I believe it's been shown that neutrinos do refract when they pass through materials, but not identically to the way photons do. I think it's that they refract less because they interact more weakly, so the speed of a neutrino in a non-vacuum can actually be quite a lot higher than the speed of light in the same medium. That's interesting.

Is this refraction due to a weak-force field, like the EM field is to the photon, or can the EM field interact for a neutrino with mass? This is getting back to whether or not photons can impart some force upon a neutrino, I suppose.

nauthiz
2009-Jan-01, 09:19 AM
I believe neutrinos only interact via the weak force, so they would not be affected by the electromagnetic field.

Van Rijn
2009-Jan-01, 11:05 AM
A black hole certainly would keep neutrinos from leaving again, so could be a can of sorts. In principle, if you could manipulate extremely dense matter (and therefore create intense local gravity fields), you could put neutrinos on something like a racetrack.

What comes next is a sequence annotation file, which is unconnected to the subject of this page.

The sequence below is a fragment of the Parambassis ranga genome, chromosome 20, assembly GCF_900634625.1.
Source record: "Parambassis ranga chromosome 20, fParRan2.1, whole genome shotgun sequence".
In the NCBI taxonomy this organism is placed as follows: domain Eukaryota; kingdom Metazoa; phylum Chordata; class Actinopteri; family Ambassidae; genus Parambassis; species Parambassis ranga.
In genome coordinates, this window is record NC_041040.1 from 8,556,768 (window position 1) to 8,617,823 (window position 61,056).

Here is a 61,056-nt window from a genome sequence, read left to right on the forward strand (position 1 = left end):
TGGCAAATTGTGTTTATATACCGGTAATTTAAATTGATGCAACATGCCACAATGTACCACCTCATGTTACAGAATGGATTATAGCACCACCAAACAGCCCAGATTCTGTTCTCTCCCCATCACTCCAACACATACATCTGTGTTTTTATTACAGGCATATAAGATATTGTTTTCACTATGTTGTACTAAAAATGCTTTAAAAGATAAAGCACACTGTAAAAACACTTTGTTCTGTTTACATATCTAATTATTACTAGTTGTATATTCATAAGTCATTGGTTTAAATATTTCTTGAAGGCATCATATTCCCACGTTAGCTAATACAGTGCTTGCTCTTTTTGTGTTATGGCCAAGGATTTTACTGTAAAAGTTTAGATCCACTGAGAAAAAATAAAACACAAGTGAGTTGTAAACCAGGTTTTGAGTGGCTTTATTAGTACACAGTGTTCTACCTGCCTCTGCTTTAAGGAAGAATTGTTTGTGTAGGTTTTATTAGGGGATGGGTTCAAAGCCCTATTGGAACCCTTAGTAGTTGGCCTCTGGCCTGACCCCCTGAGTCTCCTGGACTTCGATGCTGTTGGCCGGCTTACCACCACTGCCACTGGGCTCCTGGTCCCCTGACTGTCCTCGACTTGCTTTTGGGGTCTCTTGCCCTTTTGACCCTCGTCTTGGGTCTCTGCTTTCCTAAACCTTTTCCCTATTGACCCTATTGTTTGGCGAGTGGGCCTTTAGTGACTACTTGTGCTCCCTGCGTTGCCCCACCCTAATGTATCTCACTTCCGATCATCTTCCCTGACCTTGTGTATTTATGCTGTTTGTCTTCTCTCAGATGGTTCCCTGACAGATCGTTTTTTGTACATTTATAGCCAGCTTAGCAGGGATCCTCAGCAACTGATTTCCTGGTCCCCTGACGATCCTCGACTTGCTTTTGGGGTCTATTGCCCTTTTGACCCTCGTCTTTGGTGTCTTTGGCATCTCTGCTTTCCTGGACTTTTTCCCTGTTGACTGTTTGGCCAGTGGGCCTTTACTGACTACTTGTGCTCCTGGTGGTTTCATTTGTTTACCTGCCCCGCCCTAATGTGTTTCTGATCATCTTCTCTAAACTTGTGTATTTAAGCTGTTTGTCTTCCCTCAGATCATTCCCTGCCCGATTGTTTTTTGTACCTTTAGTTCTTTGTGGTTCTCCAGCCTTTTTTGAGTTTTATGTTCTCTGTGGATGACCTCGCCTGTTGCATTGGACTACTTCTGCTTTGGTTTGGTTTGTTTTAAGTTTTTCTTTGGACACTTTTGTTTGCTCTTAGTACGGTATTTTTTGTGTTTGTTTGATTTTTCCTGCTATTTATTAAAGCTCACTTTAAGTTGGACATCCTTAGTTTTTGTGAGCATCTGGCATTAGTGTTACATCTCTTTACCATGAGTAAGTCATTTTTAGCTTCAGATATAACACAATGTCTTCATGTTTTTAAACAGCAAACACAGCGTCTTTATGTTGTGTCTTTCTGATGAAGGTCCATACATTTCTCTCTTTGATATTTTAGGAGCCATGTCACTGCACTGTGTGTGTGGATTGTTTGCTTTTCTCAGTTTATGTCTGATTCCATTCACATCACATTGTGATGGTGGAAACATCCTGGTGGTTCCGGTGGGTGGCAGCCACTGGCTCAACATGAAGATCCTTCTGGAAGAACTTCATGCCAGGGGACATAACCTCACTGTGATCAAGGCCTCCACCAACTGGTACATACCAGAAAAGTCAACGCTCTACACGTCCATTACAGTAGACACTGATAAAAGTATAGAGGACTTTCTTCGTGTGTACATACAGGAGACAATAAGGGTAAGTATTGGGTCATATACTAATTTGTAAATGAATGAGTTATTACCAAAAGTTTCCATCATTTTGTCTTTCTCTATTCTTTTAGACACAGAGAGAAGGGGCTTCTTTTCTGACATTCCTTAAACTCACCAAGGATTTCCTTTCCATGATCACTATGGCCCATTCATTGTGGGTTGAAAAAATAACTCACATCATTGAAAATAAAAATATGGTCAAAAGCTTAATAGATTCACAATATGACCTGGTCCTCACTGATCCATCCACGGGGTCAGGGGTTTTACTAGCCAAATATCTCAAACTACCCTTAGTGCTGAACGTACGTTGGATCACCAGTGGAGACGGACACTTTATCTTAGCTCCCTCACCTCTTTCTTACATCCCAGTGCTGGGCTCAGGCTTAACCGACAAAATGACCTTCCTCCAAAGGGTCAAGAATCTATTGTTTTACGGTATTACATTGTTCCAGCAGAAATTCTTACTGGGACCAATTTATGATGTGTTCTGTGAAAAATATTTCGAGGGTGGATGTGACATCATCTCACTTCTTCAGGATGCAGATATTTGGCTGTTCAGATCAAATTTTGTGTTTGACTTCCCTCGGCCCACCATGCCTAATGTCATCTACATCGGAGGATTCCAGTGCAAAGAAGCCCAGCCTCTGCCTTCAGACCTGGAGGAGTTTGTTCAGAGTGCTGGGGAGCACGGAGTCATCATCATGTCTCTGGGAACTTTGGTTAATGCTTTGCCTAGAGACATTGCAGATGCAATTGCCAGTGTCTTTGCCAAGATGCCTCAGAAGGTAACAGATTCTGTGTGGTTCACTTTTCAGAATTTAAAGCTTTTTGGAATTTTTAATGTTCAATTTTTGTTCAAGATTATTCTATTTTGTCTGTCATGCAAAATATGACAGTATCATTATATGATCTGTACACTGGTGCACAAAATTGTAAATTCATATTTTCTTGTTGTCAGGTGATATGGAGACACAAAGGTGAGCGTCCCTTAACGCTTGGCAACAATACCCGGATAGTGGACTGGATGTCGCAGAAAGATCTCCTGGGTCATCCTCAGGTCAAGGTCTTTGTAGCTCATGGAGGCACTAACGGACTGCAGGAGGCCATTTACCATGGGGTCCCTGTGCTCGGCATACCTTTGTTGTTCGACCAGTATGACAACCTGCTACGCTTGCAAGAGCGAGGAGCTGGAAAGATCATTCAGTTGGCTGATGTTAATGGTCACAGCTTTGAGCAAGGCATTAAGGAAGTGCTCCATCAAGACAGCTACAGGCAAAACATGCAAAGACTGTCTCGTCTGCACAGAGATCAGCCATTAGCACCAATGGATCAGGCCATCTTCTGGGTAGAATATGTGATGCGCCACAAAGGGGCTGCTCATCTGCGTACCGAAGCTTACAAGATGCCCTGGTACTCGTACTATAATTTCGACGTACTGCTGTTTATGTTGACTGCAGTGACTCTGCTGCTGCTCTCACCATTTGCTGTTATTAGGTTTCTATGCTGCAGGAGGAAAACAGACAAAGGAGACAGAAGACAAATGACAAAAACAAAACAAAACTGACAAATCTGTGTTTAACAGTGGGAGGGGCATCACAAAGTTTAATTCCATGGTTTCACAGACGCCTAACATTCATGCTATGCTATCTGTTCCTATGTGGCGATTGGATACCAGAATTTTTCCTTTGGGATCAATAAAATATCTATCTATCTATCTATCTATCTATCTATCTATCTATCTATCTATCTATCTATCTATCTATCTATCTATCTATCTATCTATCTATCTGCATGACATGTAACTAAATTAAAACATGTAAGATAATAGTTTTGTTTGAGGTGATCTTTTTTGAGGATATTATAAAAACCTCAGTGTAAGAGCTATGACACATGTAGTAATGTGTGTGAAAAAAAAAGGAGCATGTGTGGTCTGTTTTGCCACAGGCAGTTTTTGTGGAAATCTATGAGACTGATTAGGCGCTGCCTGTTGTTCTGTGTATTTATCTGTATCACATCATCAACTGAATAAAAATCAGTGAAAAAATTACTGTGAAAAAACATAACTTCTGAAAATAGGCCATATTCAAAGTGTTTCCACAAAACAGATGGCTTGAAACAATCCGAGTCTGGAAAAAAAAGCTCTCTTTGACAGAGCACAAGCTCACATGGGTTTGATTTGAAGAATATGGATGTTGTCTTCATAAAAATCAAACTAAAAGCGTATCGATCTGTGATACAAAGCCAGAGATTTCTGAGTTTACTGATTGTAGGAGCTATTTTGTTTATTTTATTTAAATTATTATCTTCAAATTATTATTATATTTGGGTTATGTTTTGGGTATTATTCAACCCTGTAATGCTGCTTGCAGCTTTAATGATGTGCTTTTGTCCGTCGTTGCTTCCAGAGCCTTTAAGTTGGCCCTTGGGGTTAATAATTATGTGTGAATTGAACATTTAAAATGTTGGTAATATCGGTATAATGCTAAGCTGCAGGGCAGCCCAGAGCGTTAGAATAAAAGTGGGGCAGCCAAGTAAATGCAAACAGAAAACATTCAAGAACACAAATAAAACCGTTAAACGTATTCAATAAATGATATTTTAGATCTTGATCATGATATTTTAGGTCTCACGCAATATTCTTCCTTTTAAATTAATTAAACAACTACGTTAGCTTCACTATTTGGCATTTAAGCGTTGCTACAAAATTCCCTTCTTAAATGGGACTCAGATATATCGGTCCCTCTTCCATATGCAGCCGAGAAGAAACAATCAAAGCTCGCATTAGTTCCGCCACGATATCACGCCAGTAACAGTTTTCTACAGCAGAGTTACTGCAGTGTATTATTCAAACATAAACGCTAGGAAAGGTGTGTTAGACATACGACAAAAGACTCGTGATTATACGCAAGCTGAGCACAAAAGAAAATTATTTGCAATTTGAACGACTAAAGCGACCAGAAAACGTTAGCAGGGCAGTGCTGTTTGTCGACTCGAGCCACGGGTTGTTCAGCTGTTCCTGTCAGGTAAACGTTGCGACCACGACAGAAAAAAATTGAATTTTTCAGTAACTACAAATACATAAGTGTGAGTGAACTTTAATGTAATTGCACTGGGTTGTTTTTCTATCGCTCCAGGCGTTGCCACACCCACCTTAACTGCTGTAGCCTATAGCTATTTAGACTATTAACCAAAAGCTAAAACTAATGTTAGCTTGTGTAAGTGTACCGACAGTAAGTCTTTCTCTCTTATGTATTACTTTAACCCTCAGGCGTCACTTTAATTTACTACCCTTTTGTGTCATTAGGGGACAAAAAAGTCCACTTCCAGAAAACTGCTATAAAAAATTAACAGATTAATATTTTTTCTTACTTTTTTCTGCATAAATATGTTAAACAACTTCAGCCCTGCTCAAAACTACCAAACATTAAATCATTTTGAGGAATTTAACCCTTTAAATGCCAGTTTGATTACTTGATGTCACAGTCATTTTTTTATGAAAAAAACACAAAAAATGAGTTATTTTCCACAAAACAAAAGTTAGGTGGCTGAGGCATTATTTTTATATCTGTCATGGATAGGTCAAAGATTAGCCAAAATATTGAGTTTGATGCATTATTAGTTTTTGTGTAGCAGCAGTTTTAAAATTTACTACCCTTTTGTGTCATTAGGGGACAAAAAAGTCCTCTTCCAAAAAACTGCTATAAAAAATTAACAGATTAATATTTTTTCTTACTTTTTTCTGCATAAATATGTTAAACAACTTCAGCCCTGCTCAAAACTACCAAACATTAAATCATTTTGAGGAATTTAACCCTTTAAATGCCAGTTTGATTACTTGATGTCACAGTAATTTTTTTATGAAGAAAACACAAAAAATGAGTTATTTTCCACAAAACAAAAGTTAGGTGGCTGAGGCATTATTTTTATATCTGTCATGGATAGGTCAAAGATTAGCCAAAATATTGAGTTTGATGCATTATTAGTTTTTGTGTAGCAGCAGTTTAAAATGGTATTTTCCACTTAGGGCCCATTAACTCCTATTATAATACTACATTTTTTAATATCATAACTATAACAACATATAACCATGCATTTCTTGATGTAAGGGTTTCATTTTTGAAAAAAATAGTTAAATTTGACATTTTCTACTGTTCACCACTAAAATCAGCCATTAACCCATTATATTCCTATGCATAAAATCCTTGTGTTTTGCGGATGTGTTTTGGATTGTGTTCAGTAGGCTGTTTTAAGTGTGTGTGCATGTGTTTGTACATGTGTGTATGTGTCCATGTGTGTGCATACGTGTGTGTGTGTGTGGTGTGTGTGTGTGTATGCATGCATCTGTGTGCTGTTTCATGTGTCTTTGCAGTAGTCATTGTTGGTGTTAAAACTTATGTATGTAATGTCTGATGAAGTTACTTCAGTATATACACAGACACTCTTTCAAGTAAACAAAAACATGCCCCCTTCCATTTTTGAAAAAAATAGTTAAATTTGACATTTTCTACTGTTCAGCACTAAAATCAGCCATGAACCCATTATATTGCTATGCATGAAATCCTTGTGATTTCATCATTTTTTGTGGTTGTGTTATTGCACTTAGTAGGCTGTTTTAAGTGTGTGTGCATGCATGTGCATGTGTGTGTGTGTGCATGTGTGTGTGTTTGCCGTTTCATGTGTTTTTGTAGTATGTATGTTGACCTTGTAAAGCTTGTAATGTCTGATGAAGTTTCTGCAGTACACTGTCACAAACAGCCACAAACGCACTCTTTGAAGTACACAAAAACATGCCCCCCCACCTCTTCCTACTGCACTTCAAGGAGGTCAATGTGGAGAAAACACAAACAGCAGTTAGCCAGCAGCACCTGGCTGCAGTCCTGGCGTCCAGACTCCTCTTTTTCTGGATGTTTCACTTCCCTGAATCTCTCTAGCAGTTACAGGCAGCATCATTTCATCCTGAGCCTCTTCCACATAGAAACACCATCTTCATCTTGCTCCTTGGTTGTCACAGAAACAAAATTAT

George
2009-Jan-01, 11:30 PM
A black hole certainly would keep neutrinos from leaving again, so could be a can of sorts. In principle, if you could manipulate extremely dense matter (and therefore create intense local gravity fields), you could put neutrinos on something like a racetrack. I suppose this racetrack would be a two-way track with no center striping. :) Can they collide with each other?

Hmmm... what happens when one neutrino nudges up to another neutrino on their way to Earth, which should happen since their origins are from different locations within the Solar core, right? Is this a flavorable moment for us and them? :)

Gsquare
2009-Jan-02, 01:17 AM
I suppose this racetrack would be a two-way track with no center striping. :) Can they collide with each other?

Hmmm... what happens when one neutrino nudges up to another neutrino on their way to Earth, which should happen since their origins are from different locations within the Solar core, right? Is this a flavorable moment for us and them? :)


Interesting Question, George and Van Rijn;
There have been some attempts to identify neutrino oscillations with gravitational fields...IOW, inertial effects from gravity.